Duke students will no longer be able to use their food points at the Washington Duke Inn and Golf Club after this semester.
The Washington Duke—located on Cameron Boulevard—is a popular dining option for students to have breakfast, weekend brunch, afternoon tea, lunch or dinner to splurge on an extravagant meal with their remaining food points.
The Chronicle asked for students' reactions through social media.
“[This is] literally a devastating moment for this university,” sophomore Ella Van Engen responded.
But what led to this mysterious policy change?
Robert Coffey, executive director of dining services, explained that using food points at Washington Duke was always intended to be a temporary option for students during campus renovations.
Coffey wrote in an email to The Chronicle that students were able to use their food points at the Washington Duke starting when the Brodhead Center was being renovated in 2013. After construction ended, Duke Dining decided to allow students from the classes already admitted to the University to continue using their food points at the Washington Duke.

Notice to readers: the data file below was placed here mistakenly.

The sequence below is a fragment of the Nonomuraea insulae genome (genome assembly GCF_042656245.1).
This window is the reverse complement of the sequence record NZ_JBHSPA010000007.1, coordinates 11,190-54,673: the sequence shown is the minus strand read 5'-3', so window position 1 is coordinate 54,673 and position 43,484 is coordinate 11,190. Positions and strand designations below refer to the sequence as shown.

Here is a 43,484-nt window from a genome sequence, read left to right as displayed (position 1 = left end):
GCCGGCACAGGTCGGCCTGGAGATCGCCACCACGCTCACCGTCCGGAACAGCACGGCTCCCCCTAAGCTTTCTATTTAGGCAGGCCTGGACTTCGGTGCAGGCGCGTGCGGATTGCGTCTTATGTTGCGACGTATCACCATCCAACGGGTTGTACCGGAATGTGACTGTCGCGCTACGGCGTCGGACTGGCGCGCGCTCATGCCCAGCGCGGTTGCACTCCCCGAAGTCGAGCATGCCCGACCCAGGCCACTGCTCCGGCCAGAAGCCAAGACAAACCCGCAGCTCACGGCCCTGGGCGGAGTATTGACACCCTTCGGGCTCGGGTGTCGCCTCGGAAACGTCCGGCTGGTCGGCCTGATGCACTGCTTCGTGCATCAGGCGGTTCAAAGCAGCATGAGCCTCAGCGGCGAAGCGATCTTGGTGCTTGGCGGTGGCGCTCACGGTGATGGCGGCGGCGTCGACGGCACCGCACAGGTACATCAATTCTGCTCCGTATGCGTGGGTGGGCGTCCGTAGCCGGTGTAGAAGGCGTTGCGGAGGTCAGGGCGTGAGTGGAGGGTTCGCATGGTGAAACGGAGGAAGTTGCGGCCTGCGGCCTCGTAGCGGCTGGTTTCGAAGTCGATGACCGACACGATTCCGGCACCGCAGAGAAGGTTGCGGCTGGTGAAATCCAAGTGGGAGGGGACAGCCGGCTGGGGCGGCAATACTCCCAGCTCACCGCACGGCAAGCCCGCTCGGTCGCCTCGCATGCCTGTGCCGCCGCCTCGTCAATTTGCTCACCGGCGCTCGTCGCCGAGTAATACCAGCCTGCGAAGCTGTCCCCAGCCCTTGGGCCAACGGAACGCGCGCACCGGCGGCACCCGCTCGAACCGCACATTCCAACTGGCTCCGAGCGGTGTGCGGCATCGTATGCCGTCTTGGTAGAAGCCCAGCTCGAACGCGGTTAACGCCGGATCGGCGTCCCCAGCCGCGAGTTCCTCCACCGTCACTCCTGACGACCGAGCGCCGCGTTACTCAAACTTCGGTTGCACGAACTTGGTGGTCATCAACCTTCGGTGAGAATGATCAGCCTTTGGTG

This policy, which included input from Duke Student Government and the Duke University Student Dining and Advisory Committee, was set to end three years later after the Class of 2019 graduated, Coffey explained.
He added that before the renovation, the Washington Duke operated with more restricted hours under a Merchants on Points contract with Duke. During the renovation, these hours were increased to expand the dining options available to students.
After the Brodhead Center was finished, Duke Dining determined that there would be sufficient dining options for students on campus and would not need the Washington Duke as a dining option.
Some students said that the policy change is a barrier for lower socioeconomic status students to dine at the Washington Duke. Sophomore Daniel Sprague described the change as “unbelievably elitist.”
“Keeping the [Washington] Duke on food points allows students of ALL backgrounds to access a dining experience that usually would be reserved for people with $30+ (at minimum) to spend on a single meal,” sophomore Grace Jeffrey wrote.
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Some students said that they will miss the memories they made at the Washington Duke.
“I'd use those points to treat my friends to dinners, AND I'd leave a very hefty tip to the servers," Leasly Salazar, Trinity ‘15, wrote. "I really enjoyed their food and service, and the experience there was always great.”